Visualizing Patterns

November 4

After looking over the data, I’m seeing an opportunities to ask questions about food access as compared to neighborhood characteristics, such as percentage of renters, age distribution, income level, and health indicators. There could be interesting insights into how food access is different between rural and urban areas, and how having a vehicle changes food access or food security?

What interests me most, however, is how the data might misrepresent the reality of food issues? We tend to ascribe a lot of authority to data, often without investigating its origins or biases. There is also a tendency to discount the lived experience of people as “anecdotal” and thus lacking authority. I wonder how we might tell stories with data that front load the human lives that make up each data point. Especially because food insecurity is an issue that’s often unseen, how might make visible the human toll of food insecurity?

November 9

As a team, here are the research questions we developed:

  1. What is the division of food sources in different locations?
  2. What is the demographics of these locations?
  3. How many low-income groups are there in urban and rural ares?
  4. How food accessible are urban v/s rural areas?
  5. Is there a relationship between low-income groups and concentration of particular food assets in Allegheny County?
  6. How many people are food insecure in Pittsburgh?
  7. How many people access food assistance?
  8. How many people are eligible for food assistance?
  9. What are the social characteristics of food deserts?
  10. How diverse are low-income areas? How does the diversity differ from non-low-income areas?
  11. Does low-income area automatically mean low accessibility to food?
  12. What is the geographic and demographic division of WIC families?
  13. Is enough food accessible to WIC families?
  14. How many people are deemed food insecure?
  15. How many people who are food insecure are elligible for federal food assistance?
  16. How many people food assistance?
  17. Who does the data undercount or underrepresent?

November 11

I’m going to organize my data around the a question: How might we paint a better picture of food insecurity in the United States? Implicit in this question is the idea that the current picture of food insecure is somehow incomplete or insufficient. The “better picture” that I’m aiming to create is not a more accurate metric to track food insecurity in the US. That’s a matter better left to statisticians and social scientists. The improvement I’m aiming to make to the perception of food insecurity is to combine data with the lived experience of food insecurity. I’m curious about how I can illustrate the lived experience that lies behind a number like “29 million Americans are food insecure.” How do we contextualize that data? How do we illustrate the heartbreaking experience of food insecurity for each one of those 29 million lives?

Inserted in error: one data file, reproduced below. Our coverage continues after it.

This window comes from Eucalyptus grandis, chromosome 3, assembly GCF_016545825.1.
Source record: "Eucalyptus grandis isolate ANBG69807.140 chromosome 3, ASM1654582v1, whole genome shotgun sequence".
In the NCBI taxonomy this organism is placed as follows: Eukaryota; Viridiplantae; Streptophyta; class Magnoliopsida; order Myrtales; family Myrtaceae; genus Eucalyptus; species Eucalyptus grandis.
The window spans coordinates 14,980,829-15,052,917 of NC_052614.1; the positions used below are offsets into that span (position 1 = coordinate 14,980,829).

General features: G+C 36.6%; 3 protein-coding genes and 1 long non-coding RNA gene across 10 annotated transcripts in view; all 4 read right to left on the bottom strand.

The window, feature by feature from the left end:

Furthermore, I’m curious how I might illustrate gaps in the data, such as the undercounting of undocumented immigrants. All else being equal, measures of food insecurity will undercount the actual rate of hunger in latinx neighborhoods because of a fear that providing Census officials with personal information will lead to harmful outcomes. Additionally, rougher measures of food insecurity with small sample sizes are likely distorted by people who are uncomfortable telling a Census representative that they are struggling to feed their children. Admitting that you cannot feed yourself or your children must be an immensely difficult thing to admit, and it likely contributes to an undercounting of hunger in the United States. I’d like to explore how an experience with data can highlight these potential issues in the data that is being presenting. After all, understanding how data can misrepresent the truth is crucial to becoming data literate.

I’ve broken the target audience for this experience into two groups: primary and secondary target users. the primary audience are those who are who have the means or capability to help contribute to solving hunger in America, so potential donors or volunteers. Secondary users could be fundraisers or PR teams at food pantries of food banks who need data to help solicit donations or federal grants.

Photos from a brainstorming session on Tuesday

As far as grouping the data, I think it would be interesting to have two groupings. The first would present the aggregate data in a traditional data visualization, breaking down the total number of food insecure Americans and the different categories within that section (such as those experiencing very low food insecurity and those experiencing food insecurity with children). This may be best visualized with a series of pie charts or a tree plot, depending on the number of categories that I end up including. The second part of the experience would map statistics to personal anecdotes, illustrating how the data relates to personal experiences of food insecurity.